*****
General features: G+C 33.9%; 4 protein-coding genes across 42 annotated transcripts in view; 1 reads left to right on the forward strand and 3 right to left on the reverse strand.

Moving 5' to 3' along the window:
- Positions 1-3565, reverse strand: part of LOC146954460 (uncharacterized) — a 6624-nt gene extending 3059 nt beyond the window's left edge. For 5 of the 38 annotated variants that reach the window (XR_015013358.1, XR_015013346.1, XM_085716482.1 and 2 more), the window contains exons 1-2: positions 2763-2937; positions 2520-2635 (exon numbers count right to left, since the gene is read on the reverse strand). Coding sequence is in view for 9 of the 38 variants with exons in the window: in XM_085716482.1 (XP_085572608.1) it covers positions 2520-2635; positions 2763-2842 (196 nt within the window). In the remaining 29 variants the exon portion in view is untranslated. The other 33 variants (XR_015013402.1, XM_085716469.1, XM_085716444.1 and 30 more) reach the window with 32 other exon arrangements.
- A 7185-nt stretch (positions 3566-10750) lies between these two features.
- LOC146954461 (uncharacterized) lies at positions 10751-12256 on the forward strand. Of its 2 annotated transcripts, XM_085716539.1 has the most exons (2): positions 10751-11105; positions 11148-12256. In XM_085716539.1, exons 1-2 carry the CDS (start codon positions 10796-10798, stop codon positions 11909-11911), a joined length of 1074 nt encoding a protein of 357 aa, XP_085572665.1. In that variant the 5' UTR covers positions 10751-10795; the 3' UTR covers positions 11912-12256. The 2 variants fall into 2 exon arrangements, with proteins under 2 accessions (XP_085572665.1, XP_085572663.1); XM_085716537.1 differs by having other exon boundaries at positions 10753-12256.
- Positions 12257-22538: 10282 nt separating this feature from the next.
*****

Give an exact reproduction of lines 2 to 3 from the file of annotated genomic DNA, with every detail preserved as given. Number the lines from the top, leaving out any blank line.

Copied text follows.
Moving 5' to 3' along the window:
- Positions 1-3565, reverse strand: part of LOC146954460 (uncharacterized) — a 6624-nt gene extending 3059 nt beyond the window's left edge. For 5 of the 38 annotated variants that reach the window (XR_015013358.1, XR_015013346.1, XM_085716482.1 and 2 more), the window contains exons 1-2: positions 2763-2937; positions 2520-2635 (exon numbers count right to left, since the gene is read on the reverse strand). Coding sequence is in view for 9 of the 38 variants with exons in the window: in XM_085716482.1 (XP_085572608.1) it covers positions 2520-2635; positions 2763-2842 (196 nt within the window). In the remaining 29 variants the exon portion in view is untranslated. The other 33 variants (XR_015013402.1, XM_085716469.1, XM_085716444.1 and 30 more) reach the window with 32 other exon arrangements.